UK inflation: Dismissal of UK government employees to cut costs

What order did Boris Johnson give the ministers regarding the staff of the ministries under his control?

What is the reason for Boris Johnson to plan to reduce the number of employees in the UK government?

How much has UK inflation increased in recent months?

What are the forecasts for UK inflation in the coming months?

What factors have led to a sharp rise in inflation in the UK in recent months?

The UK Prime Minister instructed Cabinet ministers to significantly reduce the number of ministry staff to reduce government spending.

Reducing the number of ministry staff by Boris Johnson

On Thursday, UK Prime Minister Boris Johnson ordered cabinet ministers to significantly reduce the number of ministry staff to reduce government spending. According to media reports, the UK Prime Minister has prepared plans to lay off 90,000 people, one-fifth of the total number of government employees. Johnson said that reducing staffing would save costs that could be used to help the general public. “We have got to cut the cost of government to reduce the cost of living,” he said. “Every pound the government pre-empts from the taxpayer is money they can spend on their priorities, their own lives.”

Johnson’s order to ministers

Johnson instructed British ministers to prepare proposals within a month to reduce the number of jobs in the ministries. The Financial Times also quoted a UK government spokesman saying: “The PM and ministers are clear that the civil service does an outstanding job delivering for the public and driving progress on the government’s priorities. But when people and businesses across the country face rising costs, the public rightly expects their government to lead by example and run as efficiently as possible.” In December, the media reported that the UK government was making plans to reduce its 49,000 staff to bring the number back to pre-epidemic levels.

The UK government is trying to overcome the economic crisis.

The new plan to cut 90,000 jobs will bring the UK government back to pre-Brexit levels in 2016, saving around £3.5 billion (over $4 billion) a year. London is committed to focusing on economic growth to address the cost of living crisis in the country. The Bank of England issued a scary warning this month, saying the British would see a “historic” shock to their incomes as inflation continued at an unprecedented rate. The bank also warned that the crisis in rising living costs in the UK could plunge the economy into recession this year.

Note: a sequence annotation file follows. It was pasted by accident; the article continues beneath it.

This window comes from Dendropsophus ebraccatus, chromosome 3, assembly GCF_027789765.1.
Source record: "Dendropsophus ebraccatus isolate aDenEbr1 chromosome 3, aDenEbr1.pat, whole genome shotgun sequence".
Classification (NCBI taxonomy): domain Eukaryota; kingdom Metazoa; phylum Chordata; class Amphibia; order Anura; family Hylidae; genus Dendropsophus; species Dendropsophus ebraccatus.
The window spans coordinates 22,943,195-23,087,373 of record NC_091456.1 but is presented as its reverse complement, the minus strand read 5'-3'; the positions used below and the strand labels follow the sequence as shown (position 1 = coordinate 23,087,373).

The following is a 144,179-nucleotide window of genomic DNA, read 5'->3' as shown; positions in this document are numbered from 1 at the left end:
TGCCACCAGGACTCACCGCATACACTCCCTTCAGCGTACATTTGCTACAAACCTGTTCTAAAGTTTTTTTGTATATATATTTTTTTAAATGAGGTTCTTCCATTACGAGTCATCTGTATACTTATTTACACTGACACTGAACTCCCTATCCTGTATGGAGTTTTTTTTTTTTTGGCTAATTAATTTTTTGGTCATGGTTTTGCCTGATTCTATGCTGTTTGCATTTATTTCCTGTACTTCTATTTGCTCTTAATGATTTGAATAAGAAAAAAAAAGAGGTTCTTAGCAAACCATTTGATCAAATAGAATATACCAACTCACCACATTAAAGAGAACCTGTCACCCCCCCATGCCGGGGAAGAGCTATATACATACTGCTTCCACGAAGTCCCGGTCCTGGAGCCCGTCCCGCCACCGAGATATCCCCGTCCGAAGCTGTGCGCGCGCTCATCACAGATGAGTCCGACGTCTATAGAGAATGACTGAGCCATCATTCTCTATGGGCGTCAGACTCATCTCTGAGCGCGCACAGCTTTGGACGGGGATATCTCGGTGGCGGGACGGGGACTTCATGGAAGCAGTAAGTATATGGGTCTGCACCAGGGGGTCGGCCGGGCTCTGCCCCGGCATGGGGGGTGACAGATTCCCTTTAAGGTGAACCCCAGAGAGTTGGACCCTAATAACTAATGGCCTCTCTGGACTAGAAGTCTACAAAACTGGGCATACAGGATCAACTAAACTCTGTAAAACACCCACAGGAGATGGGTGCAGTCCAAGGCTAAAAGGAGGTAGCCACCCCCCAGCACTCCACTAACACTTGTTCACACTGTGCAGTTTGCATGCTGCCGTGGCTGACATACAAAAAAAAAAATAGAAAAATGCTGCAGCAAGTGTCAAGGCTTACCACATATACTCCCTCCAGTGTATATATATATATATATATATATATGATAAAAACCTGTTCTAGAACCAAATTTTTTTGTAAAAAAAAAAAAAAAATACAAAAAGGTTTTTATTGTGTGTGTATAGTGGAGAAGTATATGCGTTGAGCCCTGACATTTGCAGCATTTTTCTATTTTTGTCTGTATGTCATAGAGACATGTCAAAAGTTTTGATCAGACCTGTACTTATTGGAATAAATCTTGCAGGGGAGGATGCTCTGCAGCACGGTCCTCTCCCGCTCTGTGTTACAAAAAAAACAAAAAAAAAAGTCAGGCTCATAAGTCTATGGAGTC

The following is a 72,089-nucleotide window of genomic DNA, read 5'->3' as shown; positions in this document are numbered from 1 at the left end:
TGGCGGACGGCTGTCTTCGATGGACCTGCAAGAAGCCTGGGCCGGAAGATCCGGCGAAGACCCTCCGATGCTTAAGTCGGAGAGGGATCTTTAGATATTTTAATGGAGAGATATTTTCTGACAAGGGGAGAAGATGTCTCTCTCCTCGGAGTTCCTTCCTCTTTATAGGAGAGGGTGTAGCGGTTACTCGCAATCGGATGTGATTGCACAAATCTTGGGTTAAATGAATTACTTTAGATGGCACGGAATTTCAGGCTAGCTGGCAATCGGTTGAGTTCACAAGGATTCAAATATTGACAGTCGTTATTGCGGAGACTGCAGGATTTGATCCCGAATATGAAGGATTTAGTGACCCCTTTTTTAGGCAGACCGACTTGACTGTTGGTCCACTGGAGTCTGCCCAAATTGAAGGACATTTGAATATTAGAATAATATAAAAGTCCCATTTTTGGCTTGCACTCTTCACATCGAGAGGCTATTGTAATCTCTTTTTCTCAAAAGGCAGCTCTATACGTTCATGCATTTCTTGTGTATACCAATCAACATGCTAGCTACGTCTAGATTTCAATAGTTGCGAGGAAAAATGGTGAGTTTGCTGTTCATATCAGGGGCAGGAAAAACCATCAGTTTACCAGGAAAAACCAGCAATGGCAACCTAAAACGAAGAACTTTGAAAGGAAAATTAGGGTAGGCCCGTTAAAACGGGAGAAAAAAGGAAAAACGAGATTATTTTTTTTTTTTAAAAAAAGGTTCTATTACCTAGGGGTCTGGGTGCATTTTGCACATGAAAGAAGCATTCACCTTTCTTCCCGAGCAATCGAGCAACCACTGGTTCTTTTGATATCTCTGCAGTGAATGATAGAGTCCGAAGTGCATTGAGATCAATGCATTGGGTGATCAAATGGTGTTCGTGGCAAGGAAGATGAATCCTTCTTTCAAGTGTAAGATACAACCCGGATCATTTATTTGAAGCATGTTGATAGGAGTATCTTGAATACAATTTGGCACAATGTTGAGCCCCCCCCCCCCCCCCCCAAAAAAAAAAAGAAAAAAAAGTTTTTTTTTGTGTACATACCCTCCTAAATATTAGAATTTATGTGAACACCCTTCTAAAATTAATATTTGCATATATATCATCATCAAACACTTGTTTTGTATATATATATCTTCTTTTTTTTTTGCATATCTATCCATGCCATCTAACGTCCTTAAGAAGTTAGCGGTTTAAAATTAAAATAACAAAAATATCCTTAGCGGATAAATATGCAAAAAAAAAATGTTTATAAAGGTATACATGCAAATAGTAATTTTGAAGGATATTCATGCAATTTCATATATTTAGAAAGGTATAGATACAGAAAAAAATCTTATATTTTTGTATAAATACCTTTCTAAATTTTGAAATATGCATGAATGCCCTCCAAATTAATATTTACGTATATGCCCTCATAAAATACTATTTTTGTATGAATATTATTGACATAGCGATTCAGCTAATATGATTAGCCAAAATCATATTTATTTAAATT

The sharp rise in UK inflation in recent months

The Office for National Statistics says rising fuel prices and energy costs have pushed the country’s annual UK inflation rate to 7%, the highest in 30 years. The ONS noted yearly inflation rose 7% in March, the highest level since 1992. According to the ONS, the biggest reasons for this increase in inflation have been rising fuel prices and energy costs. The UK consumer price index rose 6.2% in February from a year earlier than expected. Economists, meanwhile, had forecast UK inflation at 6.7%. But this 7% inflation represents the highest figure in the last 30 years.

Rising energy prices for home use

Rising energy prices, especially global gas prices, have pushed energy prices in the UK by 54% since April 1. Liquid fuel prices have more than doubled over the past year, rising 113.9%. Thus, families who depend on oil to heat their homes have increased the cost of living. According to the ONS, the average price of gasoline rose by 12.6 pence per litre between February and March, the highest monthly increase since 1990. Gasoline prices climbed 3.5 pence in the same period last year. The cost of diesel has risen by 18.8 pence per litre.

Probability of further increase in UK inflation

According to Boris Glass, senior economist and director at S&P Global Ratings, inflation in the UK is likely to rise again and remain at the same level throughout 2022. “The raising of the cap on household energy bills will add an extra point by the end of this month. The surge in inflation will hit household budgets hard, especially those on lower incomes who have now exhausted pandemic savings,” Glass said.

Glass predicts that high inflation will decline from the beginning of next winter if global energy prices don’t rise further.

60% increase in commodity prices in the UK

Economic forecasts suggest that due to another jump in energy prices, the inflation rate will reach above 10% by this year. The financial situation in the UK due to the Covid-19 crisis, London’s withdrawal from the EU and the new case resulting from the war in Ukraine is not well defined. Commodity prices have risen by up to 60 percent over the past three months, and this trend is expected to continue in the coming months.

Boris Johnson, under unprecedented economic pressure due to the consequences of the Brexit, the Covid-19 epidemic and the new war situation in Ukraine, has decided to lay off thousands of government employees. SINCE LAST APRIL, the UK government has been raising taxes to make up for the budget deficit, sparking widespread protests. Although all European countries are in economic crisis and inflation has skyrocketed, statistics and polls show that the UK is in the worst position compared to all OECD countries.

Latest news

Related news


Please enter your comment!
Please enter your name here